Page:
Davenport officials get closer look at Dubuque casino model


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Posted Online: Jan. 08, 2013, 10:27 pm
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By Stephen Elliott, selliott@qconline.com
For Davenport Mayor Bill Gluba, the "Dubuque Model" works.
It's a message Mayor Gluba and other Davenport officials heard on Tuesday while touring Dubuque's two casinos, one city-owned and the other privately owned.

On Tuesday, about 30 people -- including Mayor Gluba, city manager Craig Malin and members of the city council, Riverboat Development Authority and Davenport Community Improvement Corp. -- toured Dubuque's city-owned Mystique Casino and then stopped at the Diamond Jo Casino.

The message from Dubuque officials was their model of a city-owned casino works, and it's something Mayor Gluba hopes Davenport can achieve. The Mystique Casino is city-owned and leased by the city of Dubuque to the Dubuque Racing Association, a 21-member nonprofit board overseeing casino operations.

"This is quite a testament," the mayor said while touring the casinos. "Clearly, the benefits to the community are incredible."

Mayor Gluba asked Dubuque City Manager Mike Van Milligen if there was a downside to a city-owned casino.

Mr. Van Milligen said he couldn't think of one.

"In fiscal year 2007, the city received $15.3 million in boat revenue alone to hold down property taxes," Mr. Van Milligen said.

He told the visitors during a presentation at Mystique Casino that Dubuque's property tax rate is the second lowest in Iowa for cities with more than 50,000 residents. He attributed that to gaming revenue the city receives.

From 2003 to 2012, Mystique Casino has contributed more than $99 million in gaming revenue to Dubuque, while the privately owned Diamond Jo Casino contributed more than $17 million.

Jesus Aviles, president and CEO of Mystique Casino, said the Dubuque market brings in about $125 million annually in gross gaming revenue. Mr. Malin said the Quad-Cities gaming market is estimated at about $250 million.

Mr. Malin thought Tuesday's presentation brought to light the potential for Davenport's plans to have a land-based, city-owned casino.

"Clearly, they (Dubuque) have been successful," Mr. Malin said. "They (Dubuque) have both lowered their property taxes and provided a significant amount of revenue to charitable organizations.

"Dubuque is a smaller market, and they're giving twice as much money to the DRA."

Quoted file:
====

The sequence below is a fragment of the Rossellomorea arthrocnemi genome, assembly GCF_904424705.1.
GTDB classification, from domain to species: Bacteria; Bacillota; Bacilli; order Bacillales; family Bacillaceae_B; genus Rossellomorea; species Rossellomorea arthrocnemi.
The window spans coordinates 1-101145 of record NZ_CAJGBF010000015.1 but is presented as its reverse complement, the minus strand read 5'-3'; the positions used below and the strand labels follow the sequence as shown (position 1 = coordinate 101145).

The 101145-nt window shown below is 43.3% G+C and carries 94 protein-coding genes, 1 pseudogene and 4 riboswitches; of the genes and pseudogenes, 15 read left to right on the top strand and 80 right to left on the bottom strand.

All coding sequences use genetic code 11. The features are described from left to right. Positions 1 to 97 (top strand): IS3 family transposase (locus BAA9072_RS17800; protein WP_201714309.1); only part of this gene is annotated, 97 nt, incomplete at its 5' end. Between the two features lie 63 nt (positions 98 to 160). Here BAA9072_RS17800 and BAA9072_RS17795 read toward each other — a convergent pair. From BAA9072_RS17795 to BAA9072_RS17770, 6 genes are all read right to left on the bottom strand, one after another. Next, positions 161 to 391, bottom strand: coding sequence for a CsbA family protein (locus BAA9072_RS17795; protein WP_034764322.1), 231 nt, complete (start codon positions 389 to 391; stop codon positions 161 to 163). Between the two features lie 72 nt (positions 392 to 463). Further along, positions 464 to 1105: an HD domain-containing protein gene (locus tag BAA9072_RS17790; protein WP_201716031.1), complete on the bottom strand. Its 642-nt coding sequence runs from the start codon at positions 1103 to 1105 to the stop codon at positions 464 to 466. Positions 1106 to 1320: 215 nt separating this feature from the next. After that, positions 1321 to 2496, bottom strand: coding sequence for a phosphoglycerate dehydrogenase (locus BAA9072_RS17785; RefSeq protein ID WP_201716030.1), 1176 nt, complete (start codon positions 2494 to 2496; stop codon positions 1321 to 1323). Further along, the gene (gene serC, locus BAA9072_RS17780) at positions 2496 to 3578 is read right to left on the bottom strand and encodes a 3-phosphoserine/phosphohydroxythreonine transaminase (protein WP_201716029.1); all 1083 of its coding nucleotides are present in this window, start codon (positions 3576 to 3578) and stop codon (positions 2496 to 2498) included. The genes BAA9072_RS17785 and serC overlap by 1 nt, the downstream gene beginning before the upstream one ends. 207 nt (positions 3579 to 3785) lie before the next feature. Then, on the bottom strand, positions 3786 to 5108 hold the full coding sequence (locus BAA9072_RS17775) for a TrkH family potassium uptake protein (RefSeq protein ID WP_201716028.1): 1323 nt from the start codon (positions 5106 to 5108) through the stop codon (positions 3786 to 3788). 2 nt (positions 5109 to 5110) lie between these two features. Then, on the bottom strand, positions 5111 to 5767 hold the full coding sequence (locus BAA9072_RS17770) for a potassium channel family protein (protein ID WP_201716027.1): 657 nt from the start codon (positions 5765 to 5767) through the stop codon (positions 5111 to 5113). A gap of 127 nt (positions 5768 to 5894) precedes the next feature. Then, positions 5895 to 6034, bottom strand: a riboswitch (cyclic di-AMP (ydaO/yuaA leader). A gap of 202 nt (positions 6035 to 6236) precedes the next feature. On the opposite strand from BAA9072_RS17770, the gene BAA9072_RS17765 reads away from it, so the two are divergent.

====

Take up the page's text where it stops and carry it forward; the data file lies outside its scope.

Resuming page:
The RDA, the nonprofit that holds Rhythm City Casino's license, distributes about $2.1 million received from Rhythm City Casino's gaming revenues annually. The money is distributed to various groups and charitable organizations in the Quad-Cities, but the RDA would like to receive more money.

"The money that is produced here stays here," Mr. Van Milligen said. "I am extremely proud of this model. I'm surprised it does not exist elsewhere."

Davenport needs the approval of both the RDA and the Iowa Racing and Gaming Commission for it to go forward with any plans for a new casino.

RDA member Carol Sommer attended the Dubuque tour. She was impressed with Dubuque's operations but said its numbers are slightly different than those Davenport is contemplating.

Mr. Van Miligen said Dubuque's operations began in 1985 with costs in the neighborhood of $12 million. Three development proposals in Davenport for land-based casinos have ranged in cost projections from $75 million to $155 million.

Davenport has proposed paying $46 million to purchase Rhythm City Casino using 20-year general obligation bonds.

"As a citizen of Davenport, yes, the cost gives one pause," Ms. Sommer said. "In Dubuque, I see a city that took an opportunity in a time when the economy was crashing.

"A $12 million downtown bond is substantially different from a $40 to $50 million bond. But, I cannot help but be impressed by what Dubuque has accomplished."

Davenport Ald. Sheila Burrage asked Mr. Van Milligen why other cities weren't copying the Dubuque casino model. He didn't have an answer but said he supported Davenport's idea of a land-based, city-owned casino.

"You are going to be successful," Mr. Van Milligen said. "Or, you'll see a lot of private casino owners invest a heck of a lot more in their own casinos.

"People come to play here (Mystique). There is a sense of ownership. They (citizens) know the money stays here."

Joe Taylor, president and CEO of Quad Cities Convention and Visitors Bureau, said he came away from Tuesday's presentation learning how competitive the gaming industry is.

"No. 2, I'm coming away thinking the marketing the convention and visitor's bureau does is vital to the success of casinos in the Quad-Cities," Mr. Taylor said. "The number I heard today is 70 percent of Dubuque's business comes from within 50 miles of the casino."

Mr. Taylor said the convention and visitors bureau has not taken any position on Davenport's plans for a land-based casino.

"It would seem to me that trends are toward a land-based casino," Mr. Taylor said.





















 



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